There is bottleneck for a single vCPU when handles the network interruption. You can configure the network interface multi-queue to distribute the network interface interruption in the instance to different vCPUs so as to improve network processing performance.
Currently, different images have different support for network interface multi-queue. The details are as follows:
Shared image is actually shared with other users' private image for use, and the support is the same as private image.
Is not supported yet.
For the current status of various instance types for network interface multi-queues' support, see Instance Type.
For the CentOS 6 and Ubuntu systems, if you need to use multi-queue of network interface, you need to log in to instance for configuration after instance is created. The default CentOS 7 system configuration is the maximum number of queues supported by the current instance type. Here, CentOS 6.9 is taken as an example to introduce the configuration steps.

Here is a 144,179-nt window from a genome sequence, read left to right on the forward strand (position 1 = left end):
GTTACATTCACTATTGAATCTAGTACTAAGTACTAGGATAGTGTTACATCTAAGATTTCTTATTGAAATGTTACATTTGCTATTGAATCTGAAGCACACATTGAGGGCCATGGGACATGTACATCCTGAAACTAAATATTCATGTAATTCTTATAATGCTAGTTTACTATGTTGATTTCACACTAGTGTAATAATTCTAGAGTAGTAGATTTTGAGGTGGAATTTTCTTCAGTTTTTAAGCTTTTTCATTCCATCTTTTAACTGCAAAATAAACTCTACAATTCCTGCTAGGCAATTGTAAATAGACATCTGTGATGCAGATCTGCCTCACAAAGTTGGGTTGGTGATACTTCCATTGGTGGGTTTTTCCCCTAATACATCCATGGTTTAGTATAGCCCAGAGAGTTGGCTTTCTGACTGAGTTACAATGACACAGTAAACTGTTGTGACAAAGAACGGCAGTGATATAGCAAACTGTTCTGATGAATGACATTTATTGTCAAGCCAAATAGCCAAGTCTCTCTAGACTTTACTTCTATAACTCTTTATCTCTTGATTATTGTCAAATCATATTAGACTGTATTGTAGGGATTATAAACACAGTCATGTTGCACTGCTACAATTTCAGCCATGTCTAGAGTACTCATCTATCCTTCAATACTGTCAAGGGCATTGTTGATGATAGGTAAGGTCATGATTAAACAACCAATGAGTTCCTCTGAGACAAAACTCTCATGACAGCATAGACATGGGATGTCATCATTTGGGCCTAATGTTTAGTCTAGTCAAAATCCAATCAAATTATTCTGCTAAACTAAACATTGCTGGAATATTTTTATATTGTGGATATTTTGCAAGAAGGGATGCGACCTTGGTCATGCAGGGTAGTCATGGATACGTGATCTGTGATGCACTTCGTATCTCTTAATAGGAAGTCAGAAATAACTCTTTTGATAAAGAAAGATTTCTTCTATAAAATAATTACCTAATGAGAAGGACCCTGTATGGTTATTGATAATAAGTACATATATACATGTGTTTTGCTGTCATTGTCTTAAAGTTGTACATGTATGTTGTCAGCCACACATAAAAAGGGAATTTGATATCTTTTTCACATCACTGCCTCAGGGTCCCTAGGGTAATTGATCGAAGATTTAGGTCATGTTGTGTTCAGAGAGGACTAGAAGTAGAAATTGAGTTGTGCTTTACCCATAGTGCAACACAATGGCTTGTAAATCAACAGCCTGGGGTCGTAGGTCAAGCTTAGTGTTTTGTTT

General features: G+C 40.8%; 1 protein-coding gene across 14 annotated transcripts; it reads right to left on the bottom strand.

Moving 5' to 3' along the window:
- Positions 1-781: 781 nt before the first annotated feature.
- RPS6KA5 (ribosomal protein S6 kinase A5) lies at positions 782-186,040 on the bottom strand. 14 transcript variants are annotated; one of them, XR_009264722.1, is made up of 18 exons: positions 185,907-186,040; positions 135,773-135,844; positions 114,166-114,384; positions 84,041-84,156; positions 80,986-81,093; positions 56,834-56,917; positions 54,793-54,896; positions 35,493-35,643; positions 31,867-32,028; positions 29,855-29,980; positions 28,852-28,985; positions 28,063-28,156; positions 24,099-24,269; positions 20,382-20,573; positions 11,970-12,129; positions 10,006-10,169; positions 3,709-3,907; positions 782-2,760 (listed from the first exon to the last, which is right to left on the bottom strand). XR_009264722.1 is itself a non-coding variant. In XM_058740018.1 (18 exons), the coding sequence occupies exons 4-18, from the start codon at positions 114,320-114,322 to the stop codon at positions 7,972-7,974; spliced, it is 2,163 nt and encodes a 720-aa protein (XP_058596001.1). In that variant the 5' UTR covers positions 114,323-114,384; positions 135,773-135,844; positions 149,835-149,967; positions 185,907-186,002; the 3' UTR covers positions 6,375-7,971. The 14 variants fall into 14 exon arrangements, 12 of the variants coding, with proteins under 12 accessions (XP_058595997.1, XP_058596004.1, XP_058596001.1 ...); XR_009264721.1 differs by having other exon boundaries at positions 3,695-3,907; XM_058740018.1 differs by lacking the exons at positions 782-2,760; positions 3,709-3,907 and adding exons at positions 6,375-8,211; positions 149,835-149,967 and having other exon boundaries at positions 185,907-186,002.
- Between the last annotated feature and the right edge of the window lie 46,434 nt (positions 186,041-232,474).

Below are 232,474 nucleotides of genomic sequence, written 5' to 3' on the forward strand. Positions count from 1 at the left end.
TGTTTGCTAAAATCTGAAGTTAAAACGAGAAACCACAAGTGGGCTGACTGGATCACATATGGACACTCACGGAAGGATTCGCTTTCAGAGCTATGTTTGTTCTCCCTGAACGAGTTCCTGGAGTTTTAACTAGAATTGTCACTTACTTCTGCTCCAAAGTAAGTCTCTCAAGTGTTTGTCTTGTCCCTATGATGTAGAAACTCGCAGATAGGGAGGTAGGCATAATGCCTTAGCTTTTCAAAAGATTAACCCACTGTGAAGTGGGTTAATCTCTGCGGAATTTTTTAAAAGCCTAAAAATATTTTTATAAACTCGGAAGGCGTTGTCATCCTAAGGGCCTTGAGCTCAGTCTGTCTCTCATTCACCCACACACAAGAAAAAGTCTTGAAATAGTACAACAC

Check if the network interface supports multi-queues. Run the Command:
ethtool -l eth0
Set the network interface to use multi-queue. Run the Command:
ethtool -L eth0 combined x
x is the number of queues set.
For users with multiple network interface, you can set multiple network interface respectively, just replace eth0 of the above commands with other network interface device name.
[root@test ~]# ethtool -l eth0 Channel parameters for eth0: Pre-set maximums: RX: 0 TX: 0 Other: 0 Combined: 4 # This row stands for 4 queues to be supported at most Current hardware settings: RX: 0 TX: 0 Other: 0 Combined: 1 # This row stands for 1 queue which is currently in effect [root@test ~]# ethtool -L eth0 combined 4
It is recommended to open the irqbalance service to allow the system to automatically adjust the allocation of network interface interruptions on multiple vCPU cores. CentOS 7 is open by default. Run the Command:
systemctl start irqbalance